Lighting Questions, Answered

Jun 21, 13 Lighting Questions, Answered

If you follow us on Facebook or Twitter (if you don’t then you definitely should), you’ll know that we wanted to hear your lighting questions. Well, you talked and we listened. Below, you’ll find a few questions that we picked and answered.

“What’s the safest and easiest way to install driveway lighting?” – Kelli Erholm

We sell hundreds of items to accent your driveway, from rope lights, to landscape bullets, even pathway lights. Want to add a little peace of mind with security lights? We sell those, too. How about adding a touch of sophistication and safety to the steps leading up to your house? Check out our step lights. Even though we provide an extensive amount of bulbs and fixtures at the best prices around, we do not install those bulbs or fixtures. For the safest and easiest way to install driveway lighting, seek the services of a lighting professional.

“Why does it take the energy efficient bulbs so long to get to their maximum lighting potential?” – Penny Jo Eishen Luna

Great question here, Penny. The answer is not such an easy one and is quite technical, actually. Let me first start by saying that LED (light emitting diode) bulbs have virtually no start up time, and the warm up time you speak of primarily exists within the realm of compact fluorescent (CFL) bulbs. So why does it take CFLs so long to warm up? The short answer: it takes time for the electrical current to heat up the cathodes (filament) to their full brightness. It should be noted, however, that not all CFLs take a frustratingly long time to heat up. Take this 14-watt CFL bulb from TCP for example. This bulb features “insta brite” technology, which brings the bulb to its full brightness, well, instantly.

“Still looking for a cost-effective replacement (hopefully LED) for the 4-foot fluorescent ceiling fixtures.” – Daniel Meyer

Not really a question, but still interesting nonetheless. Well, Daniel, we will carry Plusrite LED replacement tubes to replace the 4-foot fluorescents you were asking about and expect these to arrive sometime in July. However, these aren’t meant for residential use and are recommended for professional installation only, as these bulbs can be dangerous if installed improperly and present challenges such as shunted vs. unshunted tombstones and ballast compatibility. Also, these lamps are directional and aim the light downward, so these are not direct replacements for some standard fluorescent fixtures. However, LED technology is progressing on a daily basis, so it shouldn’t be too long before there’s a residential LED tube.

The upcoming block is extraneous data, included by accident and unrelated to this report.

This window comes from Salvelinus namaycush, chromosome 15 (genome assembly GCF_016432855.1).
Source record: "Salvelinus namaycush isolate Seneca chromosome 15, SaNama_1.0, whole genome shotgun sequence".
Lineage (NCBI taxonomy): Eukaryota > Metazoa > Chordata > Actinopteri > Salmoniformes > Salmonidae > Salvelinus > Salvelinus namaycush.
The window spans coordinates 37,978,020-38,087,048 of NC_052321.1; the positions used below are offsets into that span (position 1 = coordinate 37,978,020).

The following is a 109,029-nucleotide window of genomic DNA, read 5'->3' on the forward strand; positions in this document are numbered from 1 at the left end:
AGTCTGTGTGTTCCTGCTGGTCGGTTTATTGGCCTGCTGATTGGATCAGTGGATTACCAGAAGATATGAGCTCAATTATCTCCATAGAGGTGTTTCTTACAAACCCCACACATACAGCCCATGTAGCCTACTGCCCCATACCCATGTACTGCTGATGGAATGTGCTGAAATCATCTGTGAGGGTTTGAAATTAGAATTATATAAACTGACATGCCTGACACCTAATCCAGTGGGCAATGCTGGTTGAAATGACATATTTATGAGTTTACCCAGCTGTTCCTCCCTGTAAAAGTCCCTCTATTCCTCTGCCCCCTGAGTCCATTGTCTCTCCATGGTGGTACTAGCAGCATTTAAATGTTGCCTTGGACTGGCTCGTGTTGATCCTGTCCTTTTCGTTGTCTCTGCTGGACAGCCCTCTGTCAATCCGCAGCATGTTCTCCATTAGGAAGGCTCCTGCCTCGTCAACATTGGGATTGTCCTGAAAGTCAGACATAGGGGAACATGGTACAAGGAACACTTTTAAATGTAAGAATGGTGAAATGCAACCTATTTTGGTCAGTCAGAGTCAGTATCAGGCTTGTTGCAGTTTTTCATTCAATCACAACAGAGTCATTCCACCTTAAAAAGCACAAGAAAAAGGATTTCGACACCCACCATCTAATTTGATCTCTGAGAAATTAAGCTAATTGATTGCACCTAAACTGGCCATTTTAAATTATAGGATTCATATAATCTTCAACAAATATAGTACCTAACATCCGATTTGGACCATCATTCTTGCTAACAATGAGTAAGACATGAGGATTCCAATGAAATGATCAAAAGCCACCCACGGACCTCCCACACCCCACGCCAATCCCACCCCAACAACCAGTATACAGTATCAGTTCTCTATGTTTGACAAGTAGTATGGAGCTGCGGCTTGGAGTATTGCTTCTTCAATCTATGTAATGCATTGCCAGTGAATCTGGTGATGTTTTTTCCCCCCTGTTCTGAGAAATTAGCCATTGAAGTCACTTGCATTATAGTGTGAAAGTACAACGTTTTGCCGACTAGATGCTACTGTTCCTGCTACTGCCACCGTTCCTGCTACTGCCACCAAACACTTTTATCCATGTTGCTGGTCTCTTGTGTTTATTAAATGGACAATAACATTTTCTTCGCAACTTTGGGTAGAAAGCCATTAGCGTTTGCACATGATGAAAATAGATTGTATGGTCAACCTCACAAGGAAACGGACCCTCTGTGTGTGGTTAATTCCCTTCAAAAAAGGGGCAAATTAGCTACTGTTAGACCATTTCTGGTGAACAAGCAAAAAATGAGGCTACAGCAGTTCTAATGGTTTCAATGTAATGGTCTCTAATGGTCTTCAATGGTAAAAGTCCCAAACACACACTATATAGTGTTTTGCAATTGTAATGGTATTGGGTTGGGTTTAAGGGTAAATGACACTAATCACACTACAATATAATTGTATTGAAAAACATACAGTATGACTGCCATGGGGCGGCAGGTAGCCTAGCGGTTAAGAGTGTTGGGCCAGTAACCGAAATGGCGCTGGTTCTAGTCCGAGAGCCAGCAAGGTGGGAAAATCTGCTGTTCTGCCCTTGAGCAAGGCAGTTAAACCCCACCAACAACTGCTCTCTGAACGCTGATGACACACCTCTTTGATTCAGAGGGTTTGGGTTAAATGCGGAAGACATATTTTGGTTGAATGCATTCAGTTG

“How can we realistically compare the color and brightness of CFLs in real world examples?” – Bobby Gwiazdzinski

Well, Bobby, the question you’re asking has to do mainly with color temperature and lumens, both of which are explained in detail in an earlier blog post. However, you would compare different CFLs by these qualities in two ways. First, color temperature. Bulbs with a color temperature of 2700K have a warm white color to them, similar to that of standard incandescents, while bulbs with a higher color temperature have a whiter light, like daylight. Secondly, lumens. The higher the lumen output of a bulb, the brighter the bulb. So as far as comparing is concerned, that’s really a matter of opinion. Find a few bulbs that you want to try, test them out, and see which you like best. If you’re using a 60-watt incandescent, check out this 13-watt CFL.

“How can you tell what kind of light output you get from a fluorescent bulb?” – Assunta Sue Nigro Galeno

Excellent question here, Assunta. If you’re talking about lumens, consider looking into purchasing this light meter. The light meter allows you to test the intensity of light coming from a bulb, which will help you determine if you have too much light or not enough. Now, this particular meter is used to measure the intensity of light coming from grow light reflectors, but it’ll still work for your purposes.

We thank you for submitting your questions. We enjoyed reading all of them and responding to them. If you have any more lighting questions, don’t hesitate to reach out to us on our Facebook, Twitter, or Google Plus accounts!

Jordan Loa

Jordan is a copywriter at 1000Bulbs.com. Check back often for new entries in his "Light Post" series of happenings in the world of lighting.

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4 Comments

  1. William Gregory /

    Jordon, I have been in a number of churches over my 60 plus years and many have silver bowl incandescent lamps of either 1000 watt or 750 watt. These do not appear to be mande any longer. Someone should make these as replacing the fixtures is not an option for cost and design. An LED with a mogul base would ever be better. Most churches have dimmers on the lamps so LED could be a real advantage.. Any ideas? All are indirect light thus the need for a silver bowl.

  2. fredttinker@gmail.com /

    have a need for the tube bulbs used in painting lights
    (to illuminate art works) and the little 7 1/2 watt night lights with the standard lightbulb base

    • Jordan Loa /

      We thank you for reaching out to us, Fred!

      We currently sell the fixtures that go above the paintings, found here, and the bulbs that go in these fixtures, found here.

      As far as the 7.5-watt night lights go, we have these as well: http://www.1000bulbs.com/search/?q=7.5+watt+bulbs

      I hope this information helps, and we look forward to serving you!

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